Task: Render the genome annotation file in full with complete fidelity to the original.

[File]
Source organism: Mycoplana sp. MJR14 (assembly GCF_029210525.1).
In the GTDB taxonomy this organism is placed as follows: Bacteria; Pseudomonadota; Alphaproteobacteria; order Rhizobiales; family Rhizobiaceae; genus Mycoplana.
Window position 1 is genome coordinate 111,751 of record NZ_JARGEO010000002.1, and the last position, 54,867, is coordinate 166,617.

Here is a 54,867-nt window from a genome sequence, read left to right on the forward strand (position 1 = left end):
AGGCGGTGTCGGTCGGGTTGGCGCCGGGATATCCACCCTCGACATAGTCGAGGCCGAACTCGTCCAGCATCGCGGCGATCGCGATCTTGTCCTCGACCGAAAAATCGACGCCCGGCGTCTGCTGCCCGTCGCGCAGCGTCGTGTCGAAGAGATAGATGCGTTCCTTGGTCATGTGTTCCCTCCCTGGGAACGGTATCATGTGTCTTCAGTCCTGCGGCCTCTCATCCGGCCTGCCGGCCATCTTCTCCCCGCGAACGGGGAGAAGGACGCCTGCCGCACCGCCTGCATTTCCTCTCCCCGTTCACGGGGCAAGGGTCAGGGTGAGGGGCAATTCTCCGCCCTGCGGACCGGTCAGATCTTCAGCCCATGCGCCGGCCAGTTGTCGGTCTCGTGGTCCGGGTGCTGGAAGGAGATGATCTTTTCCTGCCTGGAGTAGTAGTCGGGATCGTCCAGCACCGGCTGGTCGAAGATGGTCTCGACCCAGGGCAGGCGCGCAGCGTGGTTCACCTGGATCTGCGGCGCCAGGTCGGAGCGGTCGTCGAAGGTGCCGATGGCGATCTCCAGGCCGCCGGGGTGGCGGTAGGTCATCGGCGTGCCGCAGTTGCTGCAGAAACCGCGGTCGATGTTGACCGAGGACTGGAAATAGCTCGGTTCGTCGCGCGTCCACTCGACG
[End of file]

Source organism: Mycoplana sp. MJR14 (assembly GCF_029210525.1).
In the GTDB taxonomy this organism is placed as follows: Bacteria; Pseudomonadota; Alphaproteobacteria; order Rhizobiales; family Rhizobiaceae; genus Mycoplana.
Window position 1 is genome coordinate 111,751 of record NZ_JARGEO010000002.1, and the last position, 54,867, is coordinate 166,617.

Here is a 54,867-nt window from a genome sequence, read left to right on the forward strand (position 1 = left end):
AGGCGGTGTCGGTCGGGTTGGCGCCGGGATATCCACCCTCGACATAGTCGAGGCCGAACTCGTCCAGCATCGCGGCGATCGCGATCTTGTCCTCGACCGAAAAATCGACGCCCGGCGTCTGCTGCCCGTCGCGCAGCGTCGTGTCGAAGAGATAGATGCGTTCCTTGGTCATGTGTTCCCTCCCTGGGAACGGTATCATGTGTCTTCAGTCCTGCGGCCTCTCATCCGGCCTGCCGGCCATCTTCTCCCCGCGAACGGGGAGAAGGACGCCTGCCGCACCGCCTGCATTTCCTCTCCCCGTTCACGGGGCAAGGGTCAGGGTGAGGGGCAATTCTCCGCCCTGCGGACCGGTCAGATCTTCAGCCCATGCGCCGGCCAGTTGTCGGTCTCGTGGTCCGGGTGCTGGAAGGAGATGATCTTTTCCTGCCTGGAGTAGTAGTCGGGATCGTCCAGCACCGGCTGGTCGAAGATGGTCTCGACCCAGGGCAGGCGCGCAGCGTGGTTCACCTGGATCTGCGGCGCCAGGTCGGAGCGGTCGTCGAAGGTGCCGATGGCGATCTCCAGGCCGCCGGGGTGGCGGTAGGTCATCGGCGTGCCGCAGTTGCTGCAGAAACCGCGGTCGATGTTGACCGAGGACTGGAAATAGCTCGGTTCGTCGCGCGTCCACTCGACG